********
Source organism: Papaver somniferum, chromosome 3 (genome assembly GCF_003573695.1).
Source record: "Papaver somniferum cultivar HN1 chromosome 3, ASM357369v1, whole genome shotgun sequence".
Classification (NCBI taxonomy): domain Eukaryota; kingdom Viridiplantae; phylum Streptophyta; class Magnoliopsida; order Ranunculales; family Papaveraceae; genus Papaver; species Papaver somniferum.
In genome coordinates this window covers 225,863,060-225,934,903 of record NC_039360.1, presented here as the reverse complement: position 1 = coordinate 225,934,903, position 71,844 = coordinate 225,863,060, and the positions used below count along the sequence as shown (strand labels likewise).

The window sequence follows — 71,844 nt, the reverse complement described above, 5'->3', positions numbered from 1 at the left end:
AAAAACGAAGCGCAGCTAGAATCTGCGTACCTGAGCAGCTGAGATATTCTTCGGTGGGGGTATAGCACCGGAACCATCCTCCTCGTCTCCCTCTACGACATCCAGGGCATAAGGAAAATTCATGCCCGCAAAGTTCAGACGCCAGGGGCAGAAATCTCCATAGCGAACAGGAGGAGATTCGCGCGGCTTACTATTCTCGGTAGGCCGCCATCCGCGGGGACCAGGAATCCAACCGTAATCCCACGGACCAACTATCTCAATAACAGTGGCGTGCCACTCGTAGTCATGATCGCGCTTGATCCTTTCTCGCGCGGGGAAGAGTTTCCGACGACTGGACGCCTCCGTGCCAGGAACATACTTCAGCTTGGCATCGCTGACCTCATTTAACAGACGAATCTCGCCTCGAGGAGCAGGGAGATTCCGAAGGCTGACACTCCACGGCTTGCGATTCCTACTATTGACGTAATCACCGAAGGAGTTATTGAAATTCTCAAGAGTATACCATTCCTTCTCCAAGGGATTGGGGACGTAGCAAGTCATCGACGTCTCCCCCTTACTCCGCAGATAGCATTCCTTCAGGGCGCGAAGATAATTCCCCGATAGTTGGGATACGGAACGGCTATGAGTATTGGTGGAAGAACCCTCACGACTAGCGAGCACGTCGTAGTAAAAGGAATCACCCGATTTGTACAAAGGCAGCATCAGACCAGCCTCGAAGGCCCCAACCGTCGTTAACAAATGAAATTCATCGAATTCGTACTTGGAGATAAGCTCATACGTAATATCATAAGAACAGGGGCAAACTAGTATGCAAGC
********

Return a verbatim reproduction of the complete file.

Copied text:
Source organism: Papaver somniferum, chromosome 3 (genome assembly GCF_003573695.1).
Source record: "Papaver somniferum cultivar HN1 chromosome 3, ASM357369v1, whole genome shotgun sequence".
Classification (NCBI taxonomy): domain Eukaryota; kingdom Viridiplantae; phylum Streptophyta; class Magnoliopsida; order Ranunculales; family Papaveraceae; genus Papaver; species Papaver somniferum.
In genome coordinates this window covers 225,863,060-225,934,903 of record NC_039360.1, presented here as the reverse complement: position 1 = coordinate 225,934,903, position 71,844 = coordinate 225,863,060, and the positions used below count along the sequence as shown (strand labels likewise).

The window sequence follows — 71,844 nt, the reverse complement described above, 5'->3', positions numbered from 1 at the left end:
AAAAACGAAGCGCAGCTAGAATCTGCGTACCTGAGCAGCTGAGATATTCTTCGGTGGGGGTATAGCACCGGAACCATCCTCCTCGTCTCCCTCTACGACATCCAGGGCATAAGGAAAATTCATGCCCGCAAAGTTCAGACGCCAGGGGCAGAAATCTCCATAGCGAACAGGAGGAGATTCGCGCGGCTTACTATTCTCGGTAGGCCGCCATCCGCGGGGACCAGGAATCCAACCGTAATCCCACGGACCAACTATCTCAATAACAGTGGCGTGCCACTCGTAGTCATGATCGCGCTTGATCCTTTCTCGCGCGGGGAAGAGTTTCCGACGACTGGACGCCTCCGTGCCAGGAACATACTTCAGCTTGGCATCGCTGACCTCATTTAACAGACGAATCTCGCCTCGAGGAGCAGGGAGATTCCGAAGGCTGACACTCCACGGCTTGCGATTCCTACTATTGACGTAATCACCGAAGGAGTTATTGAAATTCTCAAGAGTATACCATTCCTTCTCCAAGGGATTGGGGACGTAGCAAGTCATCGACGTCTCCCCCTTACTCCGCAGATAGCATTCCTTCAGGGCGCGAAGATAATTCCCCGATAGTTGGGATACGGAACGGCTATGAGTATTGGTGGAAGAACCCTCACGACTAGCGAGCACGTCGTAGTAAAAGGAATCACCCGATTTGTACAAAGGCAGCATCAGACCAGCCTCGAAGGCCCCAACCGTCGTTAACAAATGAAATTCATCGAATTCGTACTTGGAGATAAGCTCATACGTAATATCATAAGAACAGGGGCAAACTAGTATGCAAGC